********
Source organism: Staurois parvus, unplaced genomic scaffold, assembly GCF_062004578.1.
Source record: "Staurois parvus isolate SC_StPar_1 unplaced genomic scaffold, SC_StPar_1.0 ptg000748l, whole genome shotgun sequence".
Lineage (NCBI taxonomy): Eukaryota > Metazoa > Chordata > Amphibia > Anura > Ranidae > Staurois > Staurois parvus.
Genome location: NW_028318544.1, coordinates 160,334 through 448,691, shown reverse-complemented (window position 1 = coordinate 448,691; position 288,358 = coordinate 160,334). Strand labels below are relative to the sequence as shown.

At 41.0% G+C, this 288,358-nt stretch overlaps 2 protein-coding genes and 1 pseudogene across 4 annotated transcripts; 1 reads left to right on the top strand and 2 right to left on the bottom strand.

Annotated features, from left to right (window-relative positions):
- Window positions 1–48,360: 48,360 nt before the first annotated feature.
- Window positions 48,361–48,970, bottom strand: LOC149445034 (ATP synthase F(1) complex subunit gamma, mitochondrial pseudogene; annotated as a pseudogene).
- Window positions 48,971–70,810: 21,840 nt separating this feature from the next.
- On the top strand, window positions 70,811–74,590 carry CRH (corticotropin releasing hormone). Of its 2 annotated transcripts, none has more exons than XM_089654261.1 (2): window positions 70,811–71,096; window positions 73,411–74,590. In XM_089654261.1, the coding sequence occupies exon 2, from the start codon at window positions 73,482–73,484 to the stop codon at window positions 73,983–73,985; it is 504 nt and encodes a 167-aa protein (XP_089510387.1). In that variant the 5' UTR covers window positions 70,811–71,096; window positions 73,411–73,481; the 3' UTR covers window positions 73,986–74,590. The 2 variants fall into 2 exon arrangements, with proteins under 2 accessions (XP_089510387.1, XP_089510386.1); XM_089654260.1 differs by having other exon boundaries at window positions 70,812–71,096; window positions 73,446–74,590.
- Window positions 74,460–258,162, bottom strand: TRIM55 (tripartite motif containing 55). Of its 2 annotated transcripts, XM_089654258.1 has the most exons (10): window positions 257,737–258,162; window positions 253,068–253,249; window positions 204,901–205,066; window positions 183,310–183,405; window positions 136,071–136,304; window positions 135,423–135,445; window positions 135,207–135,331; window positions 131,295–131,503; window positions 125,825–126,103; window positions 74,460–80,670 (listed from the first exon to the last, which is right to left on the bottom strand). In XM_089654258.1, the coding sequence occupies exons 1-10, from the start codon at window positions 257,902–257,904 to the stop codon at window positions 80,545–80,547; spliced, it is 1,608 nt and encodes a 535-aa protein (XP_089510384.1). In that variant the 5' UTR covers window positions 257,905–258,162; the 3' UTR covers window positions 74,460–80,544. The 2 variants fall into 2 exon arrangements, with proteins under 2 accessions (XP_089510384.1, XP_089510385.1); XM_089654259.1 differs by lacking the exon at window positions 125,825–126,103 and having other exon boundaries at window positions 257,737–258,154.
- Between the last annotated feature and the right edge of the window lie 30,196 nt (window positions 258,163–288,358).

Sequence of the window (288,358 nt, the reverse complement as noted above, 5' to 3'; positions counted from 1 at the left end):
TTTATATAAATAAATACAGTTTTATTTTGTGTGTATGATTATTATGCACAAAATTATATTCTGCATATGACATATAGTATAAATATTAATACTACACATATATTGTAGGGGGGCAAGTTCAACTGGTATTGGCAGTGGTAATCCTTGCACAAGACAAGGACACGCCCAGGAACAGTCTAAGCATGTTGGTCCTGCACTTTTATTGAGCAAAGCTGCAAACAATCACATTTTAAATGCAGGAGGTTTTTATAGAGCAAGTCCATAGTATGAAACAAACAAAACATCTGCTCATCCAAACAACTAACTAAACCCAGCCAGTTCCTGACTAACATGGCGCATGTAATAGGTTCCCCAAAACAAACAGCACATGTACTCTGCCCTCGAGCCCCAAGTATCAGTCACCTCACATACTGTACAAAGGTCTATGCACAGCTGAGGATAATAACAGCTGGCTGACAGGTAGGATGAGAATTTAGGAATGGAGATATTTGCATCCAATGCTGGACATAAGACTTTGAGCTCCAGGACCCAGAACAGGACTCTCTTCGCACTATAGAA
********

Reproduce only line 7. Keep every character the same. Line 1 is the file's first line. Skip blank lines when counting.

- Window positions 1–48,360: 48,360 nt before the first annotated feature.